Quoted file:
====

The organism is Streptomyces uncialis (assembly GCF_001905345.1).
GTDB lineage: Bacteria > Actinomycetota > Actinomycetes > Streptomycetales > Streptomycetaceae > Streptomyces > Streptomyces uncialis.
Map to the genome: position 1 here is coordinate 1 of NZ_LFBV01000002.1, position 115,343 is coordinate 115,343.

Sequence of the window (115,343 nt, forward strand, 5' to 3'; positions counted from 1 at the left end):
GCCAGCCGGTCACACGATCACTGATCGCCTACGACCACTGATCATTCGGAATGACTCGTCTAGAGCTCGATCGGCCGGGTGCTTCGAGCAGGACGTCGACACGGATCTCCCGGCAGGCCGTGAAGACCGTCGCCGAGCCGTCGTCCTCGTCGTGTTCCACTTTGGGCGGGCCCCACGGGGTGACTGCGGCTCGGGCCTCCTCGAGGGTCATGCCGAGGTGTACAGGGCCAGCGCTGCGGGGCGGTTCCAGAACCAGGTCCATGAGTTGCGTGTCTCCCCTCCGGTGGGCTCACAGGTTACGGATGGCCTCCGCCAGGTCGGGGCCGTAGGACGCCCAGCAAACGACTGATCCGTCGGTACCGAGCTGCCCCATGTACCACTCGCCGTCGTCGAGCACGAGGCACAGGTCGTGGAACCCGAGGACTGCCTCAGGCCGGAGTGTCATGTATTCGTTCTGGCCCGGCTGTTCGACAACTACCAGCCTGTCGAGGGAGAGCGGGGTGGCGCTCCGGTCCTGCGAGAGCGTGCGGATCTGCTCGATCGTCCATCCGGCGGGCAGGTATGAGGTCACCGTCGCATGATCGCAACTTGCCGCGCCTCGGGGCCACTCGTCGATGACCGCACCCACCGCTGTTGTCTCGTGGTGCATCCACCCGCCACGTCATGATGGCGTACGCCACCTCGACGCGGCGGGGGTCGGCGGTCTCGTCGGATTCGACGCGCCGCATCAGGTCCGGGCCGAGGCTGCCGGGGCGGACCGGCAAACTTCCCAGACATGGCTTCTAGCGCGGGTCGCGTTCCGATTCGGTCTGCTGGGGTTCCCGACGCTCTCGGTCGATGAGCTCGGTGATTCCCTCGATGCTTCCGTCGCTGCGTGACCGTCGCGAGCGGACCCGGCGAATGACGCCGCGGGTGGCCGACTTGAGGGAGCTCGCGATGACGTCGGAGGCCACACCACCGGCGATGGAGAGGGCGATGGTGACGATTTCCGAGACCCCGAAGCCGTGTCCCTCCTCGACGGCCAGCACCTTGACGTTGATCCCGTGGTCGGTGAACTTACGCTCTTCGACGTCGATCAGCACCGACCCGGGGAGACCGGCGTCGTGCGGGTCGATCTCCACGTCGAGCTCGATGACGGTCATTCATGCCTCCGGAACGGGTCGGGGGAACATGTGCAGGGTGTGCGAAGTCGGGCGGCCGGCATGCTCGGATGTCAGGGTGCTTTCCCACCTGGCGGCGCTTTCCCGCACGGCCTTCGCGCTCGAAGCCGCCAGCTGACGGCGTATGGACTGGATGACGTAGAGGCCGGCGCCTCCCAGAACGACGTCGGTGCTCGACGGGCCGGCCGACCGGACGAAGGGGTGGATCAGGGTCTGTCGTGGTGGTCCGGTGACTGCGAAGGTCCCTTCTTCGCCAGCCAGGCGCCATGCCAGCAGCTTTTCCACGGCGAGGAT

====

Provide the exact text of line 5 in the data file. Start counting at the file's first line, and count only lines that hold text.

GCCAGCCGGTCACACGATCACTGATCGCCTACGACCACTGATCATTCGGAATGACTCGTCTAGAGCTCGATCGGCCGGGTGCTTCGAGCAGGACGTCGACACGGATCTCCCGGCAGGCCGTGAAGACCGTCGCCGAGCCGTCGTCCTCGTCGTGTTCCACTTTGGGCGGGCCCCACGGGGTGACTGCGGCTCGGGCCTCCTCGAGGGTCATGCCGAGGTGTACAGGGCCAGCGCTGCGGGGCGGTTCCAGAACCAGGTCCATGAGTTGCGTGTCTCCCCTCCGGTGGGCTCACAGGTTACGGATGGCCTCCGCCAGGTCGGGGCCGTAGGACGCCCAGCAAACGACTGATCCGTCGGTACCGAGCTGCCCCATGTACCACTCGCCGTCGTCGAGCACGAGGCACAGGTCGTGGAACCCGAGGACTGCCTCAGGCCGGAGTGTCATGTATTCGTTCTGGCCCGGCTGTTCGACAACTACCAGCCTGTCGAGGGAGAGCGGGGTGGCGCTCCGGTCCTGCGAGAGCGTGCGGATCTGCTCGATCGTCCATCCGGCGGGCAGGTATGAGGTCACCGTCGCATGATCGCAACTTGCCGCGCCTCGGGGCCACTCGTCGATGACCGCACCCACCGCTGTTGTCTCGTGGTGCATCCACCCGCCACGTCATGATGGCGTACGCCACCTCGACGCGGCGGGGGTCGGCGGTCTCGTCGGATTCGACGCGCCGCATCAGGTCCGGGCCGAGGCTGCCGGGGCGGACCGGCAAACTTCCCAGACATGGCTTCTAGCGCGGGTCGCGTTCCGATTCGGTCTGCTGGGGTTCCCGACGCTCTCGGTCGATGAGCTCGGTGATTCCCTCGATGCTTCCGTCGCTGCGTGACCGTCGCGAGCGGACCCGGCGAATGACGCCGCGGGTGGCCGACTTGAGGGAGCTCGCGATGACGTCGGAGGCCACACCACCGGCGATGGAGAGGGCGATGGTGACGATTTCCGAGACCCCGAAGCCGTGTCCCTCCTCGACGGCCAGCACCTTGACGTTGATCCCGTGGTCGGTGAACTTACGCTCTTCGACGTCGATCAGCACCGACCCGGGGAGACCGGCGTCGTGCGGGTCGATCTCCACGTCGAGCTCGATGACGGTCATTCATGCCTCCGGAACGGGTCGGGGGAACATGTGCAGGGTGTGCGAAGTCGGGCGGCCGGCATGCTCGGATGTCAGGGTGCTTTCCCACCTGGCGGCGCTTTCCCGCACGGCCTTCGCGCTCGAAGCCGCCAGCTGACGGCGTATGGACTGGATGACGTAGAGGCCGGCGCCTCCCAGAACGACGTCGGTGCTCGACGGGCCGGCCGACCGGACGAAGGGGTGGATCAGGGTCTGTCGTGGTGGTCCGGTGACTGCGAAGGTCCCTTCTTCGCCAGCCAGGCGCCATGCCAGCAGCTTTTCCACGGCGAGGAT